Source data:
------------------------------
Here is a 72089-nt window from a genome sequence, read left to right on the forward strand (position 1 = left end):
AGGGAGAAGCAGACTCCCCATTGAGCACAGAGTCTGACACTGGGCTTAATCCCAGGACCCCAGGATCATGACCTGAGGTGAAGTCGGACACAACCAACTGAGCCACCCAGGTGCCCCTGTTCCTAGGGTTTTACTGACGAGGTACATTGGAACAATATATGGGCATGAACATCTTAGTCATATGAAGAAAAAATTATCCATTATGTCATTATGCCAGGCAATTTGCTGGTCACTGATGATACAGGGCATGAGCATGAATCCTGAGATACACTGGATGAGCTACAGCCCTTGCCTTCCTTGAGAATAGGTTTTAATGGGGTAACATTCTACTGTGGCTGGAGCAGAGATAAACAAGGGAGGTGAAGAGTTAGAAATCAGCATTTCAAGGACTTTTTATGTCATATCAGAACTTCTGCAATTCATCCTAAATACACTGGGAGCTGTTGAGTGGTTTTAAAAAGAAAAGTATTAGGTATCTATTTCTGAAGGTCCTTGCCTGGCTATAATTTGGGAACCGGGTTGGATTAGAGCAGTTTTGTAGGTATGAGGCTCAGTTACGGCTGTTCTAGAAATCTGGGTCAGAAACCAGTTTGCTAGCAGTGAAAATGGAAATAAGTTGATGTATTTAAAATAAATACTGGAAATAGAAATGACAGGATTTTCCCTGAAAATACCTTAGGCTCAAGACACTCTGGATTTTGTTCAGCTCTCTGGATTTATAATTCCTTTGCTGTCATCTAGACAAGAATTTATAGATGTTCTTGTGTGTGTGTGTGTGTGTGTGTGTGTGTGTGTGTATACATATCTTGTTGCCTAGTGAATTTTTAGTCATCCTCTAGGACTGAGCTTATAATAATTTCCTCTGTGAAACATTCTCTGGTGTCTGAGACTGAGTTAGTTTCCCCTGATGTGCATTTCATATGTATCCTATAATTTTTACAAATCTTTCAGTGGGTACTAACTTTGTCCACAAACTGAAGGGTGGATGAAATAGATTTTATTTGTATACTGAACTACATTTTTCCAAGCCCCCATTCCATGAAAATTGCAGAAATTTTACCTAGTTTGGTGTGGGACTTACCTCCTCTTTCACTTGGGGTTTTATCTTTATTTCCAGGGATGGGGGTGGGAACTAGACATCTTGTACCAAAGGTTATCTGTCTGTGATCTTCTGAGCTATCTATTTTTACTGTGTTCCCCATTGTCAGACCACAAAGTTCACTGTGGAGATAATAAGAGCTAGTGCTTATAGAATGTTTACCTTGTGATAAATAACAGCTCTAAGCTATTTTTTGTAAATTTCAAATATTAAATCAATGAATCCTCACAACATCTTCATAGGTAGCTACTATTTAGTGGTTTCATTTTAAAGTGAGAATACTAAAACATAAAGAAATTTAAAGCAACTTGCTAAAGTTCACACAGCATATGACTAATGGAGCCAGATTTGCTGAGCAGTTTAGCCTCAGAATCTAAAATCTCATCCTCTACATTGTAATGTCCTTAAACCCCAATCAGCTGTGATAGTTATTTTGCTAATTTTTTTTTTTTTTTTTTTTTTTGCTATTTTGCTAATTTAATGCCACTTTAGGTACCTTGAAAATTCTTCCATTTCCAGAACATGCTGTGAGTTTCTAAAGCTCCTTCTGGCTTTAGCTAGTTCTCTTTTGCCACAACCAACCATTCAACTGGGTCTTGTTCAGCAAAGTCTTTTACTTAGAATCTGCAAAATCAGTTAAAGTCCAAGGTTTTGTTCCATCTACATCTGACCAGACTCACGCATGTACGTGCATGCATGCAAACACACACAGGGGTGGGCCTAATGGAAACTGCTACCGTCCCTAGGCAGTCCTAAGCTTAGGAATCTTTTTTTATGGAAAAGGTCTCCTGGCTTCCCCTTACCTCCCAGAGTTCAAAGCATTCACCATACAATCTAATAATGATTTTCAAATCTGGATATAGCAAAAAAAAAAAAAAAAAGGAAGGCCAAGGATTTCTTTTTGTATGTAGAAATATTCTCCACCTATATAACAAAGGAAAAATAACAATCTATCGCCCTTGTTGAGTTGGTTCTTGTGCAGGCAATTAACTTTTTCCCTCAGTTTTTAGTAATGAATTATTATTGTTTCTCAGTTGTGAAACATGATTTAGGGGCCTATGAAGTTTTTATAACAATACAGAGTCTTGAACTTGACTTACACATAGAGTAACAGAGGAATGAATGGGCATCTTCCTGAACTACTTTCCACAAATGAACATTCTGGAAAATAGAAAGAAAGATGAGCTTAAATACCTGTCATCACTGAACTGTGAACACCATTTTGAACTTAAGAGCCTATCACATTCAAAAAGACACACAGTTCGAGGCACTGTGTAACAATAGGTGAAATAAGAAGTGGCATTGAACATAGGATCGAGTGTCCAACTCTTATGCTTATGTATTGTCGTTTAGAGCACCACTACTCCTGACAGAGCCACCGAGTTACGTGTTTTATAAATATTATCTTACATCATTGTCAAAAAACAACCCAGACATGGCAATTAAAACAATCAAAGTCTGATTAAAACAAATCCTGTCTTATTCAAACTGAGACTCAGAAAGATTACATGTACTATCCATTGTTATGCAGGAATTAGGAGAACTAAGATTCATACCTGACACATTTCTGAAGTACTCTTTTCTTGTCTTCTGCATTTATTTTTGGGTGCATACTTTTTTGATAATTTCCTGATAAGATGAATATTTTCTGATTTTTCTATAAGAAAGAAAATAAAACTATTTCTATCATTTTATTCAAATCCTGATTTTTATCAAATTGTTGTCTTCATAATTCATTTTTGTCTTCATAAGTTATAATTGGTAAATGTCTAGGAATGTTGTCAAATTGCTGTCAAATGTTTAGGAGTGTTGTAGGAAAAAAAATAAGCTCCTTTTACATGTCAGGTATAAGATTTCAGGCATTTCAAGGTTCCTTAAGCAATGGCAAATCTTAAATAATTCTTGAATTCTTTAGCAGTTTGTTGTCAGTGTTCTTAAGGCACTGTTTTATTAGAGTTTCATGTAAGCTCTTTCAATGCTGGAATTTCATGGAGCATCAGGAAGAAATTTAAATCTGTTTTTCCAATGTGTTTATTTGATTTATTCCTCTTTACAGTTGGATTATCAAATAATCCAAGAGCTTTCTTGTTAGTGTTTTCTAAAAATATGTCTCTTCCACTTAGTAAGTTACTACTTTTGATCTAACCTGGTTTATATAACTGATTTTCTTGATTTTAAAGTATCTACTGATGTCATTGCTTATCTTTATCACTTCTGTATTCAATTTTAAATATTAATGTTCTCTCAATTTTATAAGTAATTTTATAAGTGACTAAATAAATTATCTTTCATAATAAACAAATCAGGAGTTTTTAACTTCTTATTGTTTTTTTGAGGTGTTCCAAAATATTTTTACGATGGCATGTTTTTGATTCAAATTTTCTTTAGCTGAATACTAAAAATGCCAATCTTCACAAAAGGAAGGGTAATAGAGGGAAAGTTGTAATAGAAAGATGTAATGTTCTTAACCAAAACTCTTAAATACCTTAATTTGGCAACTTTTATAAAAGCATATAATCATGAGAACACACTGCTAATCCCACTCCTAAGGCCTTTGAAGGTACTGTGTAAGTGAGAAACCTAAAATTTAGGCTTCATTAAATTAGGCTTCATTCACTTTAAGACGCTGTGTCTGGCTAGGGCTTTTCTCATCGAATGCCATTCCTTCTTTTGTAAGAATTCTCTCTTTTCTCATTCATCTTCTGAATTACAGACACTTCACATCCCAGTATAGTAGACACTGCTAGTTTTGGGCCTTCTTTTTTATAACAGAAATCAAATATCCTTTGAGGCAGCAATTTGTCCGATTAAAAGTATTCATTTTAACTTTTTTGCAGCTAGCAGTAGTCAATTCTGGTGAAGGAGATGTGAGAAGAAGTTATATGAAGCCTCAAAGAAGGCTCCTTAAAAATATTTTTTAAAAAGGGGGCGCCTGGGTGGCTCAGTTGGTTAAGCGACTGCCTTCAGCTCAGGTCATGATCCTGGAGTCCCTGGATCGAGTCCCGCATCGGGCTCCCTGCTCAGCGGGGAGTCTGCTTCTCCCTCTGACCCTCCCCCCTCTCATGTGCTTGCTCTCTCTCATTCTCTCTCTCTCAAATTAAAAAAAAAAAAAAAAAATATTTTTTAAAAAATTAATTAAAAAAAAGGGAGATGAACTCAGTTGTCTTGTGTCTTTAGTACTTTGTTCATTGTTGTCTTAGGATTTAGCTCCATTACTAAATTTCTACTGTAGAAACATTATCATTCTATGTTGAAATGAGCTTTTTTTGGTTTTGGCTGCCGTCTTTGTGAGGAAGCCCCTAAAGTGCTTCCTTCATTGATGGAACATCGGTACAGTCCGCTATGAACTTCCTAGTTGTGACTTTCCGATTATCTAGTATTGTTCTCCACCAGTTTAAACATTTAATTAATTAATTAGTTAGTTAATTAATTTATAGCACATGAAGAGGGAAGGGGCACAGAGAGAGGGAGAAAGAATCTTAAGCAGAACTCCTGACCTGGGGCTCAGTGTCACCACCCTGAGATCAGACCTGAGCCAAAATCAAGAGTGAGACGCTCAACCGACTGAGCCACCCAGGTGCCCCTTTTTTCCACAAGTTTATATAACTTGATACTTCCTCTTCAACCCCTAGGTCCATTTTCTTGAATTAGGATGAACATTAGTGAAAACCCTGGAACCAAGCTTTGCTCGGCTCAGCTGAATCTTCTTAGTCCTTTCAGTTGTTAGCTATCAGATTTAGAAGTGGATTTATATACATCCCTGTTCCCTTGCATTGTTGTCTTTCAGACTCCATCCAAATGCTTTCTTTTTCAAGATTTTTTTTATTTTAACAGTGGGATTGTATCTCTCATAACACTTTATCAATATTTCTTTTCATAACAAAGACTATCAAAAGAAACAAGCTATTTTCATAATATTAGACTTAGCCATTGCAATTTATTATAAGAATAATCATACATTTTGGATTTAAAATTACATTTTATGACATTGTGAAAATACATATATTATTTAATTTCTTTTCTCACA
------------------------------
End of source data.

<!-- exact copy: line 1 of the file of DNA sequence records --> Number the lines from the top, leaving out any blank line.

Here is a 72089-nt window from a genome sequence, read left to right on the forward strand (position 1 = left end):